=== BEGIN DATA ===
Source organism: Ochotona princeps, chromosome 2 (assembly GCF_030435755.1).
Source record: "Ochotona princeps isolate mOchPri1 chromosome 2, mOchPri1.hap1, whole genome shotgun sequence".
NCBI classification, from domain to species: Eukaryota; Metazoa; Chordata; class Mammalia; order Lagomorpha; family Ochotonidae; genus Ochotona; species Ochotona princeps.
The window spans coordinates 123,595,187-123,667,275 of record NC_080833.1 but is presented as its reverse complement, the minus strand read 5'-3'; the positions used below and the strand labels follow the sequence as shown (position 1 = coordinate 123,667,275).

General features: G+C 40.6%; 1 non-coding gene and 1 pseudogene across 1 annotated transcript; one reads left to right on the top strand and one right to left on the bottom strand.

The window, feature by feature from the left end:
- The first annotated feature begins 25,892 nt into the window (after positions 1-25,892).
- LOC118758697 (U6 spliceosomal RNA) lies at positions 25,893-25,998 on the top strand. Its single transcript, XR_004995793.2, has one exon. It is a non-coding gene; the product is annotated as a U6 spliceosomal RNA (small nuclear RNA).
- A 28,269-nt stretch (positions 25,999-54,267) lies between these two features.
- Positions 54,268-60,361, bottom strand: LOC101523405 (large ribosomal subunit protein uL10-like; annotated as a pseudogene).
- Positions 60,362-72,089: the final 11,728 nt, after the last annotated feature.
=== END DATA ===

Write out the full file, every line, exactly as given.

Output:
Source organism: Ochotona princeps, chromosome 2 (assembly GCF_030435755.1).
Source record: "Ochotona princeps isolate mOchPri1 chromosome 2, mOchPri1.hap1, whole genome shotgun sequence".
NCBI classification, from domain to species: Eukaryota; Metazoa; Chordata; class Mammalia; order Lagomorpha; family Ochotonidae; genus Ochotona; species Ochotona princeps.
The window spans coordinates 123,595,187-123,667,275 of record NC_080833.1 but is presented as its reverse complement, the minus strand read 5'-3'; the positions used below and the strand labels follow the sequence as shown (position 1 = coordinate 123,667,275).

General features: G+C 40.6%; 1 non-coding gene and 1 pseudogene across 1 annotated transcript; one reads left to right on the top strand and one right to left on the bottom strand.

The window, feature by feature from the left end:
- The first annotated feature begins 25,892 nt into the window (after positions 1-25,892).
- LOC118758697 (U6 spliceosomal RNA) lies at positions 25,893-25,998 on the top strand. Its single transcript, XR_004995793.2, has one exon. It is a non-coding gene; the product is annotated as a U6 spliceosomal RNA (small nuclear RNA).
- A 28,269-nt stretch (positions 25,999-54,267) lies between these two features.
- Positions 54,268-60,361, bottom strand: LOC101523405 (large ribosomal subunit protein uL10-like; annotated as a pseudogene).
- Positions 60,362-72,089: the final 11,728 nt, after the last annotated feature.